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Bébés, Jardin du Luxembourg

Impression: Private collection
Private collection
Number: 463
Date: 1892/1894
Medium: etching
Size: 177 x 128 mm
Signed: butterfly at right
Inscribed: no
Set/Publication: no
No. of States: 1
Known impressions: 2
Catalogues: K.428; M.420
Impressions taken from this plate  (2)


baby, children, dress, garden, nurse, park, tree, woman seated.


Variations on the title are as follows:

'Bbs, Luxembourg ' (1890s, Whistler). 2
'Jardins de Luxembourg' (1902, Edward Guthrie Kennedy (1849-1932)). 3
'Jardin du Luxembourg' (1905, ISSPG). 4
'Bbs, Luxembourg Gardens' (1909, Howard Mansfield (1849-1938)). 5
'Bbs, Jardin du Luxembourg' (2011, WEP).

The mixture of French and English in Mansfield's title is confusing. 'Bbs, Jardin du Luxembourg' is correct in French, and is the preferred title. It would be 'Babies, Luxembourg Gardens', in English.

2: Written on an impression, according to Mansfield 1909[more] (cat. no. 420).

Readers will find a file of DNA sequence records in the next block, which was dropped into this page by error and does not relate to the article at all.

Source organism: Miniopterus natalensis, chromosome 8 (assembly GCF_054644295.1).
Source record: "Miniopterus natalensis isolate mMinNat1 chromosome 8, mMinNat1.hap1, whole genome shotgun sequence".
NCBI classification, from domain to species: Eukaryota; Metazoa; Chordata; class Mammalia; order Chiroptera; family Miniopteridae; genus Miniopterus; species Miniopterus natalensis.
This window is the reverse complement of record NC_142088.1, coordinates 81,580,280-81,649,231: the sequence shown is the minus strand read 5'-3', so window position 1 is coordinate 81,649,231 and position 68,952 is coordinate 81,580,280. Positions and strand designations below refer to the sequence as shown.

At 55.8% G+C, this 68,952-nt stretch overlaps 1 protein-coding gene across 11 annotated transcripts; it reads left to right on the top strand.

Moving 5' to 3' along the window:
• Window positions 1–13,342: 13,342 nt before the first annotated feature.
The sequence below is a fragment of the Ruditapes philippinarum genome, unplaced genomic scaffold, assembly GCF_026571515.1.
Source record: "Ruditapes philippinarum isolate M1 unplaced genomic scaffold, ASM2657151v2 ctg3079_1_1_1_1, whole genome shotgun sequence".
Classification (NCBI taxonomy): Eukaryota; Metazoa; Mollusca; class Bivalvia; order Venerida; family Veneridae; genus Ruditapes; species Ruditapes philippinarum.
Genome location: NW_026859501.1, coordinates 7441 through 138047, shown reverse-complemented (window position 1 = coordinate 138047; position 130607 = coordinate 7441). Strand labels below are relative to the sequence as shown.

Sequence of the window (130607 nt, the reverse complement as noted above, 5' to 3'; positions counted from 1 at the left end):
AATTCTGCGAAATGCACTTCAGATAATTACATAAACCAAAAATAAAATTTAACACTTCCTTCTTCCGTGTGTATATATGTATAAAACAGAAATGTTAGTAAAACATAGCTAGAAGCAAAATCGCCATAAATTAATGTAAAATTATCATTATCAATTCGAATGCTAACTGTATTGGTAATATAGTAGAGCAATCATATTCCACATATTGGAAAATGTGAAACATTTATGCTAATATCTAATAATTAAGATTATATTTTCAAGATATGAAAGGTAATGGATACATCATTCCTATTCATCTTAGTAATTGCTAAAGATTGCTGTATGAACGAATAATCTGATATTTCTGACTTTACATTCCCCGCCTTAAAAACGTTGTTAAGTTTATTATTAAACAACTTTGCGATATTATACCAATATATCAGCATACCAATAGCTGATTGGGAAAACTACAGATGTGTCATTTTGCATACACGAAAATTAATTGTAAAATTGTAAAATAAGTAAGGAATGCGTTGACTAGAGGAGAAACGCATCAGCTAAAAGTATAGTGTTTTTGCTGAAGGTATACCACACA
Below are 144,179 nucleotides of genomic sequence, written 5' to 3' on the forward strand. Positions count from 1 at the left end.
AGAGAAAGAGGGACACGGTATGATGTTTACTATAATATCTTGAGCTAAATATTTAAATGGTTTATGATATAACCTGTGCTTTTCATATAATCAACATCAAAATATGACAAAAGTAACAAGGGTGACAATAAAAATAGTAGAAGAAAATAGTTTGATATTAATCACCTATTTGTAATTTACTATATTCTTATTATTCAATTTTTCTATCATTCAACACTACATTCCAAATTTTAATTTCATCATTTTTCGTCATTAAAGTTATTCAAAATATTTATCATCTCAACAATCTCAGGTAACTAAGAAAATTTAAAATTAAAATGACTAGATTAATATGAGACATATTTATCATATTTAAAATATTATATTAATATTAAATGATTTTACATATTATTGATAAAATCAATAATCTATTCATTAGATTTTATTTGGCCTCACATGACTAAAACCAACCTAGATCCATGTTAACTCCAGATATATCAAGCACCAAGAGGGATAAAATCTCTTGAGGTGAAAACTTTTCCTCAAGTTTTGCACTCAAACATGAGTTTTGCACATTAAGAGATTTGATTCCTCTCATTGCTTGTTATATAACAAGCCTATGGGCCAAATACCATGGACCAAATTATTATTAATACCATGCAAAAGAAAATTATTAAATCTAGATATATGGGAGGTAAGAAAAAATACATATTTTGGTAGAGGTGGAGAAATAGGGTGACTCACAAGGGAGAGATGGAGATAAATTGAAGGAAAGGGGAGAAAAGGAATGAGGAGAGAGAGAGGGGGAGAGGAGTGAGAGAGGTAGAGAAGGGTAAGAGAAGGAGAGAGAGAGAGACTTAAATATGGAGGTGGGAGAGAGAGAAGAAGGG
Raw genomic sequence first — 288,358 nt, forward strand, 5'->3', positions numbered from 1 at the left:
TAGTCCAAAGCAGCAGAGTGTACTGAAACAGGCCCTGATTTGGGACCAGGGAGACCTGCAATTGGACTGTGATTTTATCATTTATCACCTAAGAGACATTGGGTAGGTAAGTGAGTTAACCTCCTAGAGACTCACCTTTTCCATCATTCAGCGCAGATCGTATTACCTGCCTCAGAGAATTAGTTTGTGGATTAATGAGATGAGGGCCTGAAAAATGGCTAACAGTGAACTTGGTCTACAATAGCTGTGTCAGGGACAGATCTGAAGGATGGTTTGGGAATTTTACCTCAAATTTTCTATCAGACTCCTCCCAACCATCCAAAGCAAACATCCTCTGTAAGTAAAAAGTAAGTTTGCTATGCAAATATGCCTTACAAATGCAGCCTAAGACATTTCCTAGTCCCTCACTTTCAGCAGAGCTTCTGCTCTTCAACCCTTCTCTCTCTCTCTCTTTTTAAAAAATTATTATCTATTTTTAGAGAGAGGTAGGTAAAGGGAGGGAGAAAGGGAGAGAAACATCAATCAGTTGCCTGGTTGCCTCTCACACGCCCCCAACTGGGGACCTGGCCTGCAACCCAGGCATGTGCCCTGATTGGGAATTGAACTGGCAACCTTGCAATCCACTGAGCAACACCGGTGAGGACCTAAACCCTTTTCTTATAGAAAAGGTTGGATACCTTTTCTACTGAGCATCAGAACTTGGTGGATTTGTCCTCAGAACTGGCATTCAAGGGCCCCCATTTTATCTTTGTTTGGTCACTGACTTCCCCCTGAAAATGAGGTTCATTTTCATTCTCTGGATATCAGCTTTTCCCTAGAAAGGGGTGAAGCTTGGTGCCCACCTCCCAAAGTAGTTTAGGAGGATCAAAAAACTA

3: .Kennedy 1902[more] (cat. no. 313).

4: London Mem. 1905 (cat. no. 313).

5: Mansfield 1909[more] op. cit.


On a bench in the foreground are two women, in front of whom a child is seated on a chair. At a little distance a woman is standing, and beyond her is a woman bending over. At the right, two women, with a child in front of them, are seated near a box in which a tree is growing. Farther away are other women and children and numerous boxes with trees, and in the background is a mass of foliage behind a balustrade.


Etching: c_K428_01
Nursemaids: 'Les Bonnes du Luxembourg' c081, lithograph, 1893,
The Hunterian, University of Glasgow (49322)
Jardins du Luxembourg, Paris, France. It is one of several etchings of the gardens, including Under the Statue, Luxembourg Gardens 464, The Band, Luxembourg Gardens 466, Little Terrace, Luxembourg Gardens 443, The Little Terrace, Luxembourg Gardens, No. 2 444, Balustrade, Luxembourg Gardens 465, The Pantheon from the Terrace, Luxembourg Gardens 473 and Polichinelle, Jardin du Luxembourg 467. In viewpoint, subject and concept it is close to a lithograph, Nursemaids: 'Les Bonnes du Luxembourg' c081.


It seems extraordinary that this etching, full of lively figures and exquisite detail, should be so rare. There could have been an accident with the copper plate, or it was lost, or perhaps it was a special commission (though no documents have suggested this) or perhaps it was among etchings closely associated with Whistler's life in Paris with Beatrice Whistler (1857-1896), and was not printed after her death.